ALLEN PARK — The Detroit Lions have surrounded Matthew Stafford with five new offensive linemen and a new running game and one of the best fleet of receivers in the game. And they’re coming off a game where they allowed 10 sacks and didn’t score a touchdown.
Their points are actually down this year, scoring just 22.5 per game. That’s 20th.
So there’s plenty of blame to go around. The question is: Just how much of it does Stafford deserve? And what about Jim Bob Cooter?
We tackle those questions and a whole lot more in this week’s mailbag. As always, thanks to all who participated. We’ll be back next week, same time, same place. Questions can be emailed here or tweeted here. (Please put “mailbag” in the subject line if you email.)
With that, let’s rock.
Q: On a recent radio appearance, you mentioned that Stafford has escaped blame that he is rightfully owed for the Lions poor performance. Who is most at fault for their 3-5 start? — @michaelluchies
A: For years, I thought Matthew Stafford shouldered too much blame for Detroit’s problems. He was a good — and the last couple years, really good — player outperforming a bad team. Last year, for example, he had a trash offensive line and a trash running game, and he was a top-six quarterback by all major statistical measures. Teams knew what was coming, and he was still efficient as hell. That’s why I thought he shouldered too much blame.
Yet this year, he’s mostly escaped blame for this 3-5 start — but I really do think he’s been a part of the problem.
That’s not to say he’s been bad. He definitely hasn’t been bad. But he’s taken a step back in most ways too.
Detroit went out and finally found itself a running game. The offensive line has been better too, that last game not withstanding. Yet Stafford’s numbers are down across the board. He’s missed open receivers deep and didn’t see others. He’s played fast and loose with the football at times, leading to untimely turnovers. And Detroit has been garbage in the red zone.
Again, Stafford hasn’t been bad. He’s been perfectly middle of the pack by most measures — but a 10th-year quarterback with five new(ish) offensive linemen and a new running back and a deep trio of receivers (until Golden Tate was traded) should not be middle of the pack.
Stafford certainly hasn’t been Detroit’s biggest problem. The run defense ranks last in the league, and has allowed the most big plays in the league, and four of those five losses came in games where they allowed big runs. If that defense were less leaky, Detroit wouldn’t be 3-5, I guarantee it.
But Stafford hasn’t been as good this year either. He’s made more mistakes than usual. Something’s off, and that has certainly contributed to the sluggish start too.
Q: How many sacks need to be allowed per game for JBC to be fired? 8, 9? Also, can we fire him for our poor rushing game? Can we just fire him? Please! — @NBMich07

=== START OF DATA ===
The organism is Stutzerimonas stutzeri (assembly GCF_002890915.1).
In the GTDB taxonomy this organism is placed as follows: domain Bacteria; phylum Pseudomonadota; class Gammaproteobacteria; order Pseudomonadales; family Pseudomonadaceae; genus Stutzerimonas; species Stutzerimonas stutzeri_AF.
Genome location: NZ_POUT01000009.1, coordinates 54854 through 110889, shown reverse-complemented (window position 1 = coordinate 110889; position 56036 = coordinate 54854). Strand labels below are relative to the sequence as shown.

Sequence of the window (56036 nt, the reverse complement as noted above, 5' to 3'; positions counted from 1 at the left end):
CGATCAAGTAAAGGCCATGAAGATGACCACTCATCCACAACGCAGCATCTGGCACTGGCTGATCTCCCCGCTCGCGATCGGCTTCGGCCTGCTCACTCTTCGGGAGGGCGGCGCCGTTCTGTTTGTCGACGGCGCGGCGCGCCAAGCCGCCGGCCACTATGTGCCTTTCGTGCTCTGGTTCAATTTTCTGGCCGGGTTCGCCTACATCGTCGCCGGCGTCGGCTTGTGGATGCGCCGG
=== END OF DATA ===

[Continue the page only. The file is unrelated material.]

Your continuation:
A: Fans are turning against Jim Bob Cooter, and I understand it. The Lions finally have some resemblance of a running game, in Kerryon Johnson. They’ve added a second first-round pick to an offensive line that also includes two high-priced free agents. And they can’t even crack the top 20 in yards or points in the first half of the season?
That’s absurd. Clearly, there’s a problem.
Having said that, I don’t get the sense Patricia is itching to fire Cooter during the season. A couple more outings like what we saw in Minnesota, and that could change of course. But short of that, I think the Lions know they’re out of it already and firing Cooter won’t solve that.
But once the season is over, you can bet Patricia will be looking to make changes. Somebody is going to have to take the fall for this disappointment. And a coordinator he didn’t even hire in the first place makes for the perfect scapegoat.
Q: Why does anyone care what Rich Gannon thinks? The local media has been obsessed with this for the past week. I don’t get it. — @LarryOpalewski
A: I wrote one story on Gannon all week. Does that fit your definition of obsessed? And it came after Matthew Stafford was given a chance to respond to the criticism. Are we not allowed to let players defend themselves now?
Listen, I understand exactly what you mean. This whole “oh-my-God-can-you-believe-what-this-person-who-was-kinda-relevant-20-years-ago-said”-ification of the NFL is driving me crazy. It’s probably my least favorite part of the job. That, and having to sit next to that scourge Justin Rogers every day.
But like it or not, the NFL has become part-soap opera. There’s no escaping it. So when Gannon trucks Stafford on his radio show, well, it doesn’t take that long for it to spill into local media. And while I find that cycle annoying, I also think it’s only fair to give Stafford an opportunity to respond as well. And when he did, I wrote his take — which, by the way, was a very good take.
“I don’t need to answer to Rich Gannon,” Stafford said.
Well said. Now for the love of God, let’s stop talking about Rich Gannon.
Q: I have a question BQ or Matty P can’t even answer honestly… What’s this teams identity? — @bfulk80